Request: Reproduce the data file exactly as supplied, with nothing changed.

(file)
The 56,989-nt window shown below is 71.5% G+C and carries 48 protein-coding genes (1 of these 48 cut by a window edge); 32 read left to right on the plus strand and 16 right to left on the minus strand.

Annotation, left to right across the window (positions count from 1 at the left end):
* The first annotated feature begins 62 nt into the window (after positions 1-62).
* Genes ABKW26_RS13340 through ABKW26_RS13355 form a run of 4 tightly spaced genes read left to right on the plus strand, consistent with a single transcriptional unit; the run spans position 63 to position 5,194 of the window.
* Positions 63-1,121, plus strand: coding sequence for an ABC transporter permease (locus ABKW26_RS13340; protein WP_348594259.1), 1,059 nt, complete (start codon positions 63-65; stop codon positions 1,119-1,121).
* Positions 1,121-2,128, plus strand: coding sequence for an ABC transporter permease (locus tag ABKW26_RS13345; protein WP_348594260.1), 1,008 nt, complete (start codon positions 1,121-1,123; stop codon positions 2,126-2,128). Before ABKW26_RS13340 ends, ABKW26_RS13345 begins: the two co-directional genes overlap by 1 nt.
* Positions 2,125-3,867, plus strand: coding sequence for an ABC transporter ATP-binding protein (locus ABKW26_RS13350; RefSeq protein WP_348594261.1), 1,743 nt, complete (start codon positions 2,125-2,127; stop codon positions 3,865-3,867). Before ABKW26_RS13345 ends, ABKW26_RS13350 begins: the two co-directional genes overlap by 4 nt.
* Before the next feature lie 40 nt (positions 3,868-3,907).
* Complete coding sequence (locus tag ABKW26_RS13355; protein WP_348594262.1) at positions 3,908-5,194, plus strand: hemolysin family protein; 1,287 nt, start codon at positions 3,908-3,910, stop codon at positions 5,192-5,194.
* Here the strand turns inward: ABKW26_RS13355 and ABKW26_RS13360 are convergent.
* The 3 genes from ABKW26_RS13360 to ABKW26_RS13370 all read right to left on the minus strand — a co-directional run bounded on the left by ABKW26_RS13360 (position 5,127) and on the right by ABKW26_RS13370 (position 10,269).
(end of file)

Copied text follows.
The 56,989-nt window shown below is 71.5% G+C and carries 48 protein-coding genes (1 of these 48 cut by a window edge); 32 read left to right on the plus strand and 16 right to left on the minus strand.

Annotation, left to right across the window (positions count from 1 at the left end):
* The first annotated feature begins 62 nt into the window (after positions 1-62).
* Genes ABKW26_RS13340 through ABKW26_RS13355 form a run of 4 tightly spaced genes read left to right on the plus strand, consistent with a single transcriptional unit; the run spans position 63 to position 5,194 of the window.
* Positions 63-1,121, plus strand: coding sequence for an ABC transporter permease (locus ABKW26_RS13340; protein WP_348594259.1), 1,059 nt, complete (start codon positions 63-65; stop codon positions 1,119-1,121).
* Positions 1,121-2,128, plus strand: coding sequence for an ABC transporter permease (locus tag ABKW26_RS13345; protein WP_348594260.1), 1,008 nt, complete (start codon positions 1,121-1,123; stop codon positions 2,126-2,128). Before ABKW26_RS13340 ends, ABKW26_RS13345 begins: the two co-directional genes overlap by 1 nt.
* Positions 2,125-3,867, plus strand: coding sequence for an ABC transporter ATP-binding protein (locus ABKW26_RS13350; RefSeq protein WP_348594261.1), 1,743 nt, complete (start codon positions 2,125-2,127; stop codon positions 3,865-3,867). Before ABKW26_RS13345 ends, ABKW26_RS13350 begins: the two co-directional genes overlap by 4 nt.
* Before the next feature lie 40 nt (positions 3,868-3,907).
* Complete coding sequence (locus tag ABKW26_RS13355; protein WP_348594262.1) at positions 3,908-5,194, plus strand: hemolysin family protein; 1,287 nt, start codon at positions 3,908-3,910, stop codon at positions 5,192-5,194.
* Here the strand turns inward: ABKW26_RS13355 and ABKW26_RS13360 are convergent.
* The 3 genes from ABKW26_RS13360 to ABKW26_RS13370 all read right to left on the minus strand — a co-directional run bounded on the left by ABKW26_RS13360 (position 5,127) and on the right by ABKW26_RS13370 (position 10,269).